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Educational interventions may prevent bullying in teens

Tristan Manalac
03 Jul 2020

Educational interventions appear to be effective in decreasing traditional bullying and cyberbullying among adolescents, according to a recent Singapore meta-analysis.

“Current educational programmes can be improved by engaging parents more by conducting parent–teacher meetings or organizing more sessions for parents to attend together with their children,” researchers said, noting that gaps still exist in the present literature and there is room for future studies to improve upon the current knowledge.

Seventeen eligible articles were included in the meta-analysis. According to the Grades of Recommendation, Assessment, Development, and Evaluation (GRADE) approach, data quality was generally poor. Quality for traditional bullying ranged from very low to low, while cyberbullying data were generally of very low quality. [Trauma Violence Abuse 2020;doi:10.1177/1524838020933867]

The studies corresponded to a cumulative of 35,694 adolescents who were exposed to a catalogue of seven interventions designed to disrupt traditional bullying, and five that were targeted at cyberbullying. All programmes were classroom-based, though only eight involved the parents by providing information letters, guides, workshops, manuals, online materials, and conferences.

Ten studies provided continuous data addressing bullying victimization. Discarding one outlier, the researchers found that educational interventions led to a statistically significant but very small reduction in victimization (standardized mean difference [SMD], –0.18, 95 percent confidence interval [CI], –0.26 to –0.10; p<0.001). Heterogeneity of evidence was low.

A similarly small but significant effect was found for the perpetration of bullying. Pooled analysis of nine studies with continuous data showed the efficacy of educational interventions against bullying perpetration (SMD, –0.30, 95 percent CI, –0.44 to –0.15; p<0.0001).

In the same manner, educational interventions were able to significantly but weakly reduce cyberbullying victimization (SMD, –0.13, 95 percent CI, –0.25 to –0.02; p=0.02) and perpetration (SMD, –0.16, 95 percent CI, –0.29 to –0.03; p=0.01) frequencies.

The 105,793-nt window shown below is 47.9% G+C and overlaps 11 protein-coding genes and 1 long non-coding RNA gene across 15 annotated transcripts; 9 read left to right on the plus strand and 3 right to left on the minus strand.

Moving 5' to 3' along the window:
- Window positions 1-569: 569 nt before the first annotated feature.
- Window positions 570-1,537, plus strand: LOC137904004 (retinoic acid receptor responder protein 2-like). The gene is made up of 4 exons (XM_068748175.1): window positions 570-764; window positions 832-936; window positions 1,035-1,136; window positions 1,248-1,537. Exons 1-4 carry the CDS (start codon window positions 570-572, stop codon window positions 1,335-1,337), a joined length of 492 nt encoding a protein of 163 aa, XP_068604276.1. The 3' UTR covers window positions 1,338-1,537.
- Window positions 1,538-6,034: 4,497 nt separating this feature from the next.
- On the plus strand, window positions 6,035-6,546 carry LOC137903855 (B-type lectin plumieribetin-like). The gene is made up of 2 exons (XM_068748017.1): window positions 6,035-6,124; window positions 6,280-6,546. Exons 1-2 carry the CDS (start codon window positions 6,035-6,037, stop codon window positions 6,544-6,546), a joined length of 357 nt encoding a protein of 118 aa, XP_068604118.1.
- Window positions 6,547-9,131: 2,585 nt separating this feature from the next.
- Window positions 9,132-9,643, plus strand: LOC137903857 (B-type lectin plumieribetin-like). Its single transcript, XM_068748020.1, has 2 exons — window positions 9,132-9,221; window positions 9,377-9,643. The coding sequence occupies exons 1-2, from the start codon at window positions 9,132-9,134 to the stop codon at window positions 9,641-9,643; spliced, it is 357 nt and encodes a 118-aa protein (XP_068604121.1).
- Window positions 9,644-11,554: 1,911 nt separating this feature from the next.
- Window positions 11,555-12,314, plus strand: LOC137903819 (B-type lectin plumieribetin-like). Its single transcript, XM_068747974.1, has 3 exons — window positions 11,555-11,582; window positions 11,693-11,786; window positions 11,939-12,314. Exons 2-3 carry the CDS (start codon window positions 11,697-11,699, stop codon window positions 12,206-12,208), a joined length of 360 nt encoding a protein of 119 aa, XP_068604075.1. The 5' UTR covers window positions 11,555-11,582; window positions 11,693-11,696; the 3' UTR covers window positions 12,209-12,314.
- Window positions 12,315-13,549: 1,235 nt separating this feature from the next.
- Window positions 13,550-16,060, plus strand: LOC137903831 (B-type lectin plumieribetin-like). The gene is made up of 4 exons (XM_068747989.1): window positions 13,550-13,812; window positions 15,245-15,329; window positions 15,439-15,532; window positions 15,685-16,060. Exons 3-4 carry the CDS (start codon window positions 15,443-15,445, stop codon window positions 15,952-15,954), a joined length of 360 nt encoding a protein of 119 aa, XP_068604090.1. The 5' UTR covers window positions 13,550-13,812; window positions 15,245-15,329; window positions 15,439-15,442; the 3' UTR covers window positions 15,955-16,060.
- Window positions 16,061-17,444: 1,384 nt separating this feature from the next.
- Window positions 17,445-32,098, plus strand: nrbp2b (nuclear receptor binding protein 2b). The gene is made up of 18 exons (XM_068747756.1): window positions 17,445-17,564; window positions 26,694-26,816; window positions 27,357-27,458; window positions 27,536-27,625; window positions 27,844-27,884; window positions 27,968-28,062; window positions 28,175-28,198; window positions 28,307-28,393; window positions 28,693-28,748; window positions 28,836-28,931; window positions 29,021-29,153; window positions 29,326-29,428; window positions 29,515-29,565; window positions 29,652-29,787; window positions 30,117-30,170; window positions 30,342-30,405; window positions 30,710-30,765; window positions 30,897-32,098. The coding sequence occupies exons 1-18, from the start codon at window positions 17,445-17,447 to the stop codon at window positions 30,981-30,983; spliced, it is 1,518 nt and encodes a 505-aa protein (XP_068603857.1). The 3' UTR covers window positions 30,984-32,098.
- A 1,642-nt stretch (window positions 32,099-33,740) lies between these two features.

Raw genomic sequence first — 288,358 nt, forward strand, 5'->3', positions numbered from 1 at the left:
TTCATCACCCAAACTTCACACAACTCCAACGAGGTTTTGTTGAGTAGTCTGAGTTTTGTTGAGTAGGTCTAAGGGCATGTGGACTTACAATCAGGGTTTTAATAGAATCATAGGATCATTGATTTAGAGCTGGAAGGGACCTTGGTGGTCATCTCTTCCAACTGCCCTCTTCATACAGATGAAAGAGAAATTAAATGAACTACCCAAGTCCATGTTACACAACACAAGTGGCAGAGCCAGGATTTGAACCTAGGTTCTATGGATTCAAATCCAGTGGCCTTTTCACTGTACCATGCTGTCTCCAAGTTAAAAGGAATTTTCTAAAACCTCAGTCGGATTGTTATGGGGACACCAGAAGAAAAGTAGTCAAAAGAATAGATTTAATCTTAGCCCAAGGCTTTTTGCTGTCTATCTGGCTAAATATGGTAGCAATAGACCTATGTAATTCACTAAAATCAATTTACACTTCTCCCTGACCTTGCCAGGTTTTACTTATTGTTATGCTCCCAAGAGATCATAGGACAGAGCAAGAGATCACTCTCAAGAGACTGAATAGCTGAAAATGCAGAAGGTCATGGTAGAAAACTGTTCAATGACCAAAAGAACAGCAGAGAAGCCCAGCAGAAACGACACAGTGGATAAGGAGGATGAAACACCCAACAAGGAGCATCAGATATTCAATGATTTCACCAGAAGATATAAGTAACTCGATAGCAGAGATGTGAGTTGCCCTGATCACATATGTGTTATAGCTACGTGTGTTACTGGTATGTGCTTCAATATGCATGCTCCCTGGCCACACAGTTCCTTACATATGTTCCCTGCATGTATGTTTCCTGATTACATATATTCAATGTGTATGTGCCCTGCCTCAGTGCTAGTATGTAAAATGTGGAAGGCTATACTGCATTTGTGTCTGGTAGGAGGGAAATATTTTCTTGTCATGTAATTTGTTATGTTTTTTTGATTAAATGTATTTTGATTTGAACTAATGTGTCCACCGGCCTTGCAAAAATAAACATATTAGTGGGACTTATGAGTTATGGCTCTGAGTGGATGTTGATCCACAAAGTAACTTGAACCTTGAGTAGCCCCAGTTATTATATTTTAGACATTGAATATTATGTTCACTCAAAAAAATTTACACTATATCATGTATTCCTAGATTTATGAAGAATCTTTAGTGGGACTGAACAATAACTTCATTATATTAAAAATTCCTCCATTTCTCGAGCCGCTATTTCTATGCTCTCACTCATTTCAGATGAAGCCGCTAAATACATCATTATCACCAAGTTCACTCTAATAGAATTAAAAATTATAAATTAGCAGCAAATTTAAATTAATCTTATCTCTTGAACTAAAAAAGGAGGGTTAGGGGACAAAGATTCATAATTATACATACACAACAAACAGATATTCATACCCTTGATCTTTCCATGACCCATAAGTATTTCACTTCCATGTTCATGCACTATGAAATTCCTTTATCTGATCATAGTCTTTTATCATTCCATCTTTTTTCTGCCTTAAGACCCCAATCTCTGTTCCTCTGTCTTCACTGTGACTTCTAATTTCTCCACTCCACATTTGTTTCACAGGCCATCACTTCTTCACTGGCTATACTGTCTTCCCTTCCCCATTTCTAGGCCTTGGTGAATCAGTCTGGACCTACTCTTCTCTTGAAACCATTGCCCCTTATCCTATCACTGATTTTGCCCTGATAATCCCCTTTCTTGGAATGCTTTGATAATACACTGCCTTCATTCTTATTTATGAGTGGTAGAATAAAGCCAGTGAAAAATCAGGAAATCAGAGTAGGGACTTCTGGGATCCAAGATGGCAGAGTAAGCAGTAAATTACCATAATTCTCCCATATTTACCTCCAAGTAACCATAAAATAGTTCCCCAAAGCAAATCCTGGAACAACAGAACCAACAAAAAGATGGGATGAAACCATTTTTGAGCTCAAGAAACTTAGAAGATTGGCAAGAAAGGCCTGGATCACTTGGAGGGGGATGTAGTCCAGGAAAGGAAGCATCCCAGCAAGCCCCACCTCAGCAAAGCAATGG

“In the follow-up studies that ranged from 5 weeks to 1.5 years, bullying interventions were shown to reduce traditional bullying perpetration in the long term, but not traditional bullying victimization,” researchers said.

“However, cyberbullying interventions showed a significant but negligible effect for long-term reduction in cyberbullying victimization, but not cyberbullying perpetration,” they added.

These highlight potential problems regarding the sustainability of such intervention programmes. Schools may need to keep their focus on prevention programmes even after the educational interventions have ended, according to researchers.

“Future studies should consider examining the cost-effectiveness and clinical significance of the educational interventions before these programmes can be implemented as standard support for the adolescents,” the researchers said, noting that varying programme duration and intensity may also help refine knowledge on their efficacy.

“Future studies should [also] be conducted in Africa and Asia, as this review found that studies in those regions are lacking. The use of consistent definitions and standardized tools to measure bullying victimization and perpetration in future studies will also be helpful for future reviews to compile more concrete evidence based on more homogenous studies,” they added.

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